When the Spirit of God once takes up his residence as the Spirit of life, of love, and adoption, he never finally withdraws, or abandons the soul to ruin. But though he does not totally and finally withdraw, he witholds his influence, and leaves us pretty much to ourselves. He ceases to comfort us, or to strengthen us with might, according to his power in the inner man. He refuses to assist us in prayer, and we are left to toil alone. Then like Samson, we become weak, and are like other men ; or like the church we cry out, “The Comforter that should relieve my soul is far from me." When the Spirit is withdrawn from us, all our graces wither, our evidences become obscured, our joy dies out, and our duties become a task. Then we become light and frivolous, or gloomy and morose; our hearts are hardened, our understanding is darkened, and all within us appears carnal or cold. The greatest loss we can sustain is the presence and operation of the holy Comforter in the heart. Then very often doubts, fears, and misgivings spring up, unbelief works, and a sense of condemnation is felt in the conscience. We turn every thing against ourselves, refuse to be comfort. ed, and begin to neglect duties, because we have no enjoyment in them. Past experience looks like delusion, the hard heart refuses to weep, and the mouth is often ready to speak against God. Sad, very sad, has been the experience of many professors, when the Spirit has left them for a time; well therefore may David pray, “ Take not thy Holy Spirit from me.”
This is never done but for sin. It is a pun. ishment, or rather a paternal correction. When we forsake the Lord, slight his word and ordinances, and improperly mix up with the world, we provoke the Lord to anger. When we ungratefully slight and disregard his sweet intimations, and resist his kind and gentle promptings to duty, we grieve his loving heart. When we sin against the light, oppose the suggestions of a tender conscience, and openly act contrary to his divine word, We vex and rouse up his displeasure. When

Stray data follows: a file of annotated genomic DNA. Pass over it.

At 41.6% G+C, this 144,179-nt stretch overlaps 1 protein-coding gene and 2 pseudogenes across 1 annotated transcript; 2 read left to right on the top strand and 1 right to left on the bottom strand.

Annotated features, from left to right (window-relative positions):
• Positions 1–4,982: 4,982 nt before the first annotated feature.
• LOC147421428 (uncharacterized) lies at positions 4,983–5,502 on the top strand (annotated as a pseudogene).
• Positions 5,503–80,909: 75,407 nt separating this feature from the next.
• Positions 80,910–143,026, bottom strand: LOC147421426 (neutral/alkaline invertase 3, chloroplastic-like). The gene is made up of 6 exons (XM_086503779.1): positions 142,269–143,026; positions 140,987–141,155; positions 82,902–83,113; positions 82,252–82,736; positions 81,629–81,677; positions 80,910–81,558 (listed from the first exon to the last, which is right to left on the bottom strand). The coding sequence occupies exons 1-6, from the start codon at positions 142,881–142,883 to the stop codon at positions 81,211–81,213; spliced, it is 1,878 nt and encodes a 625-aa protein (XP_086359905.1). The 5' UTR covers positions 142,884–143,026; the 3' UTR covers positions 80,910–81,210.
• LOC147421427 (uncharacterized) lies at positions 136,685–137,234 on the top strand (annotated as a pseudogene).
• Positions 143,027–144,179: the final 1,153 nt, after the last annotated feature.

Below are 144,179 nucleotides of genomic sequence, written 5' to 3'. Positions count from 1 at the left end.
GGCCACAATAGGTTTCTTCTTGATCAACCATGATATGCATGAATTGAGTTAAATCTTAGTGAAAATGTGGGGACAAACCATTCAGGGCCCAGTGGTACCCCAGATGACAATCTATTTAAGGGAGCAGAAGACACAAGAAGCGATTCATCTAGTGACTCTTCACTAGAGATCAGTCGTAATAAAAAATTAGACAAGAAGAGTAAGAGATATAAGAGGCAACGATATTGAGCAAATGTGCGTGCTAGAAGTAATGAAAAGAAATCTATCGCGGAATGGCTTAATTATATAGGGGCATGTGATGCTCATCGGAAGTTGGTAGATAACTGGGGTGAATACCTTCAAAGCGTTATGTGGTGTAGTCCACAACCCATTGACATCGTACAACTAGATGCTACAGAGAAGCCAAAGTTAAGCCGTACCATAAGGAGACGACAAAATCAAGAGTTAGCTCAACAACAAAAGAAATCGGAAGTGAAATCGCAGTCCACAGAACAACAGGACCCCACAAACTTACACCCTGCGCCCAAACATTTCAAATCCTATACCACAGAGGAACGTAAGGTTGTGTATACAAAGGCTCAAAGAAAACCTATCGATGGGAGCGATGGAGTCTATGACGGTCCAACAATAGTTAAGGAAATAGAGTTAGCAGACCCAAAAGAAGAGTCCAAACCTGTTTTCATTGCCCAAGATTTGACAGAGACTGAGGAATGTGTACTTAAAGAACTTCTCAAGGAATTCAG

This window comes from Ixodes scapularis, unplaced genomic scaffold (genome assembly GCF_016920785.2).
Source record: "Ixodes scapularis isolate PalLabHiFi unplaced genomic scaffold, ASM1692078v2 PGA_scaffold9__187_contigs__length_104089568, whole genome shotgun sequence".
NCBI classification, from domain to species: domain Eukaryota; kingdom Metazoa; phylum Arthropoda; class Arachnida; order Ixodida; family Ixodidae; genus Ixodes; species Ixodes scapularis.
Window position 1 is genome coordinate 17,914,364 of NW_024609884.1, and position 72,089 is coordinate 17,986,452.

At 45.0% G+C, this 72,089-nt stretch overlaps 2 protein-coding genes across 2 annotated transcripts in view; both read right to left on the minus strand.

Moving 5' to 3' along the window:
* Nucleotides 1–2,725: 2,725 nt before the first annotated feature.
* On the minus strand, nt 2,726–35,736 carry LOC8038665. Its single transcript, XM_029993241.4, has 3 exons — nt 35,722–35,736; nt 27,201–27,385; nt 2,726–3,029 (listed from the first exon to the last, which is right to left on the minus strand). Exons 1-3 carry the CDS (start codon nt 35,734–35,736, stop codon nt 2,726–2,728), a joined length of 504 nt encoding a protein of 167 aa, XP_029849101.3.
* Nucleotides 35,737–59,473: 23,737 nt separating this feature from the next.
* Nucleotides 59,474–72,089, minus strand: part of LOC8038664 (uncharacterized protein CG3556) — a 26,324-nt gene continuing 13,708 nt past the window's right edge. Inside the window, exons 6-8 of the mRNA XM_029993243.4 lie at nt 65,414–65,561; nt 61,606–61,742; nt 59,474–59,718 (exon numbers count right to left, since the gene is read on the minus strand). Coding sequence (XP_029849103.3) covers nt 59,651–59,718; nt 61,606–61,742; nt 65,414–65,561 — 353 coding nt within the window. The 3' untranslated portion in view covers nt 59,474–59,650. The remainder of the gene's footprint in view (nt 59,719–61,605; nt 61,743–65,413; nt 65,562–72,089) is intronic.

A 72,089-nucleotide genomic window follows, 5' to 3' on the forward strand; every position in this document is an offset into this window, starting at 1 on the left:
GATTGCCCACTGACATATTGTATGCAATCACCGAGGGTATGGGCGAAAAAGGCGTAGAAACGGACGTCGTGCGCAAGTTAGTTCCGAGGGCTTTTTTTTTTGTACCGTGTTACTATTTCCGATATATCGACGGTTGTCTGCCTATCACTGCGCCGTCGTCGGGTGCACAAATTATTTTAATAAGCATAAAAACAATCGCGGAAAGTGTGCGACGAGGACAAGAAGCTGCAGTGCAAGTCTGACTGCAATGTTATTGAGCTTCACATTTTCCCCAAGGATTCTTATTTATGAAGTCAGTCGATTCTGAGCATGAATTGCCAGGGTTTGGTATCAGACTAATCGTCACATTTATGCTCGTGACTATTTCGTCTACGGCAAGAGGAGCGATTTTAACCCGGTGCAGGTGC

we allow ourselves to live in the neglect of known duty, in the practice of any acknowledged sin, or persevere in any course in opposition to the testimony of our conscience, we resist the Holy Ghost, and must expect to suffer. All such conduct dishonours God, belies our profession, wounds the Saviour, and causes the Holy Spirit to withdraw. But the Spirit, seldom if ever, withdraws at once, he checks us, smites us, and in various ways expostulates with us; and only when he is wearied with forbearing does he say, “I will go and return to my place until they acknowledge their iniquity, in their affliction they will seek me early
Reader, have you received the Holy Ghost? Have you enjoyed the sweet comforts of his love, his soul-ravishing joy, and his precious revelations of the Saviour? Has your heart been softened, humbled, and purified by his gracious operations ? Has your conscience been enlightened, made honest, and tender, by his revealing the truth and applying the blood of the Saviour ? Has he liberated the will, elevated the affections, and filled the understanding with pleasant and saving light, in your experience? Do you enjoy his help in prayer, his teaching in reading the Scriptures, and his presence in the ordinances of God's house? If so, happy are you, and it becomes you to walk softly, carefully, and closely with God. The dove is one of the most timid of birds, and is soon startled ; and